Tricky feats of cross-cultural communication

Tricky feats of cross-cultural communication

A true story: when a US telecoms giant decided to replace its manager in Thailand several years ago, it chose an ABC – American-born Chinese – in the belief he would be more culturally attuned to doing business in Asia.

He was not shy about telling his colleagues how to behave and one evening berated a couple of European rivals who had been caught engaged in financial shenanigans.

They decided to play a joke on the new arrival. They told their driver to follow him and tell him he was going to be killed. A crude jest, but the young manager was panicked into ringing his head office saying his life was in danger.

The head office told him to stay calm, stick to the business district and take precautions.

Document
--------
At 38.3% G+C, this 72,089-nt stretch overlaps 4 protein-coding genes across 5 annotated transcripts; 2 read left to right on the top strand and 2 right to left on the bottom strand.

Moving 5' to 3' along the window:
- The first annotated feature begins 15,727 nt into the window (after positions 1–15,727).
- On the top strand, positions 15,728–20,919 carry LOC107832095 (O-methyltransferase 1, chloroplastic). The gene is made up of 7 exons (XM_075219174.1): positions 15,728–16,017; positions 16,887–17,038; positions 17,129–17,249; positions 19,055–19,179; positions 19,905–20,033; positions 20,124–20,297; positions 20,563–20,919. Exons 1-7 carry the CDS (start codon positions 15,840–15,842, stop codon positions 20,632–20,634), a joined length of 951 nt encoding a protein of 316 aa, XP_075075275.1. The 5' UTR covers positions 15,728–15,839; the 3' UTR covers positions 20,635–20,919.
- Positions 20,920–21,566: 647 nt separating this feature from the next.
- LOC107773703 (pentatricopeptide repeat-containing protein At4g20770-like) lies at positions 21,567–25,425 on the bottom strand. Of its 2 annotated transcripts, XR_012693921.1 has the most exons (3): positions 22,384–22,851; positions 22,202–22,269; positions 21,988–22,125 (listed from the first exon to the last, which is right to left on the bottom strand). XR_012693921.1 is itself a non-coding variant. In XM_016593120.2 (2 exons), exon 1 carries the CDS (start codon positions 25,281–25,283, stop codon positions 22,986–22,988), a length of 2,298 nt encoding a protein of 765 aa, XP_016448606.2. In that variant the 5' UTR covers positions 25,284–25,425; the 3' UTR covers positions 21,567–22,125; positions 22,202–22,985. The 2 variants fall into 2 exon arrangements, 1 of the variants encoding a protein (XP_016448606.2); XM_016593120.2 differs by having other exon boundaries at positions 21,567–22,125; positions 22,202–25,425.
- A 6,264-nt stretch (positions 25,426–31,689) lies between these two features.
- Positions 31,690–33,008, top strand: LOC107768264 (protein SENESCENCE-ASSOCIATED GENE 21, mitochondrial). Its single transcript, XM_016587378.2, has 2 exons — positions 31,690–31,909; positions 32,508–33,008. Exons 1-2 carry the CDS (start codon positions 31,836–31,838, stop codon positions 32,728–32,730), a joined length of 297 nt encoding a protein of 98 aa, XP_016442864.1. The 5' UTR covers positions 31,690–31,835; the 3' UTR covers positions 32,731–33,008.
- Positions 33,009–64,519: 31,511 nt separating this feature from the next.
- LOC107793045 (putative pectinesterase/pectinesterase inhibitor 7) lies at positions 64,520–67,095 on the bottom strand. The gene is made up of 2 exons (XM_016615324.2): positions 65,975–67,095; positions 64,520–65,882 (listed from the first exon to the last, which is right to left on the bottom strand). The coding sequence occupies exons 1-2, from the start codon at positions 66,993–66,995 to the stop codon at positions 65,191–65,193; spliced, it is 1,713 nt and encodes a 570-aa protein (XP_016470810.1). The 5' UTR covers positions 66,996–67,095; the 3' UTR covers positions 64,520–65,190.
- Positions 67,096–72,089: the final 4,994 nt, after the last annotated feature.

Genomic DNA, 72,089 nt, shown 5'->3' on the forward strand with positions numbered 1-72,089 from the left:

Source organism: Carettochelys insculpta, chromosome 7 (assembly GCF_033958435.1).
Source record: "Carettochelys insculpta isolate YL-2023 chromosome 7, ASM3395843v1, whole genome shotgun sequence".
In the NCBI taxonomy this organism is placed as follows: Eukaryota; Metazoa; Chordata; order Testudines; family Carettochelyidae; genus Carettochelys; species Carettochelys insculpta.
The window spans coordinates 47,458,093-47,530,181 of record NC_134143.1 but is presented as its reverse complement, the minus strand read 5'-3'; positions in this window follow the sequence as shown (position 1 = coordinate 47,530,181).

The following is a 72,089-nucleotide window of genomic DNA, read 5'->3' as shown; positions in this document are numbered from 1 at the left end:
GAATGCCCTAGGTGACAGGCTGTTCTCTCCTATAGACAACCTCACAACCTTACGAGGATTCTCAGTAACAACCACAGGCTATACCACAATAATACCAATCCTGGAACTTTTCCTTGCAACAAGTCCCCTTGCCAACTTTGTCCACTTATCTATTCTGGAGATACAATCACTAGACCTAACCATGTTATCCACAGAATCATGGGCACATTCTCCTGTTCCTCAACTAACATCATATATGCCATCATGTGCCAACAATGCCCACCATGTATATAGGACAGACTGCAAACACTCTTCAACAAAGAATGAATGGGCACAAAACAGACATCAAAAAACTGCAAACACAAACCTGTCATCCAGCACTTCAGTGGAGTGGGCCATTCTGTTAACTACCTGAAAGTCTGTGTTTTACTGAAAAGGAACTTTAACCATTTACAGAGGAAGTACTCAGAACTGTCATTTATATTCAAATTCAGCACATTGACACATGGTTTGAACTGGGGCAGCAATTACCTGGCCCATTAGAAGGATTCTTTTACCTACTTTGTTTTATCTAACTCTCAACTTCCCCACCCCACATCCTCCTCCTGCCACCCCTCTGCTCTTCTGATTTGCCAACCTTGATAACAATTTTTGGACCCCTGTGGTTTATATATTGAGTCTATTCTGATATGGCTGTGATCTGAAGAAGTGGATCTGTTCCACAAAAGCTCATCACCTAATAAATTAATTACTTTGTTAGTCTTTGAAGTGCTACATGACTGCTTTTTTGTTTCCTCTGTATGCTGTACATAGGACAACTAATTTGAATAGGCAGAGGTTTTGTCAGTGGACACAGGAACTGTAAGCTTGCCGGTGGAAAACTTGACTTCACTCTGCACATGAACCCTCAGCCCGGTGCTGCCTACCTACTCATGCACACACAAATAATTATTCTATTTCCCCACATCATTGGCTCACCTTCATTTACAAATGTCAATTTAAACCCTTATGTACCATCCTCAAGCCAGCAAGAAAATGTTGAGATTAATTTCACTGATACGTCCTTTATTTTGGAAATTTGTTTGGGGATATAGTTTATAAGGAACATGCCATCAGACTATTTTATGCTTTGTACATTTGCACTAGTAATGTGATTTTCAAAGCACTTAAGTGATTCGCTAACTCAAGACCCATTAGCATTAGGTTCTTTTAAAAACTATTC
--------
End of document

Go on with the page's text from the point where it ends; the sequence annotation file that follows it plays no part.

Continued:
What they did not tell him was that they had hired a security firm that uses ex-CIA agents – at some considerable cost – to watch his back.

When the security outfit made its report to the conglomerate a week or so later, it turned out the first-time-in-Asia manager was doing lots of cultural homework – spending every night in at least one bordello. His career wilted.

The conglomerate had made a mistake. The manager may have been competent, but – appearances notwithstanding – showed no special talent or experience for operating in Asia.

Emma Tidey
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